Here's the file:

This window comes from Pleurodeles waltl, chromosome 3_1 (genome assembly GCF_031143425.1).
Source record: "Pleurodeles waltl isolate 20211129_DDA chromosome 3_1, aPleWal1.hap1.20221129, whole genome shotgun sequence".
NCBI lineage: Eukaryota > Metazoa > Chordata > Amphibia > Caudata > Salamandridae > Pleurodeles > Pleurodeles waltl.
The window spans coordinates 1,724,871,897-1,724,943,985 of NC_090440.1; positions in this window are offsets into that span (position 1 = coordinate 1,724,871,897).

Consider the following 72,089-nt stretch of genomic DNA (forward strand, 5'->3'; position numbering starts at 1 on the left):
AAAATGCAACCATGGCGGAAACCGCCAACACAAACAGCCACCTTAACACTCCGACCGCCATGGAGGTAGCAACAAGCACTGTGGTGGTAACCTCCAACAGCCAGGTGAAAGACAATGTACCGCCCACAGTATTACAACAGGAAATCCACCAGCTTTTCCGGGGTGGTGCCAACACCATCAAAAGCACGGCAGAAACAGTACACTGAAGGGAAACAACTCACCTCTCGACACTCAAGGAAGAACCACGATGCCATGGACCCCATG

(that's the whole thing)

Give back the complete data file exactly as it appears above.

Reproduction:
This window comes from Pleurodeles waltl, chromosome 3_1 (genome assembly GCF_031143425.1).
Source record: "Pleurodeles waltl isolate 20211129_DDA chromosome 3_1, aPleWal1.hap1.20221129, whole genome shotgun sequence".
NCBI lineage: Eukaryota > Metazoa > Chordata > Amphibia > Caudata > Salamandridae > Pleurodeles > Pleurodeles waltl.
The window spans coordinates 1,724,871,897-1,724,943,985 of NC_090440.1; positions in this window are offsets into that span (position 1 = coordinate 1,724,871,897).

Consider the following 72,089-nt stretch of genomic DNA (forward strand, 5'->3'; position numbering starts at 1 on the left):
AAAATGCAACCATGGCGGAAACCGCCAACACAAACAGCCACCTTAACACTCCGACCGCCATGGAGGTAGCAACAAGCACTGTGGTGGTAACCTCCAACAGCCAGGTGAAAGACAATGTACCGCCCACAGTATTACAACAGGAAATCCACCAGCTTTTCCGGGGTGGTGCCAACACCATCAAAAGCACGGCAGAAACAGTACACTGAAGGGAAACAACTCACCTCTCGACACTCAAGGAAGAACCACGATGCCATGGACCCCATG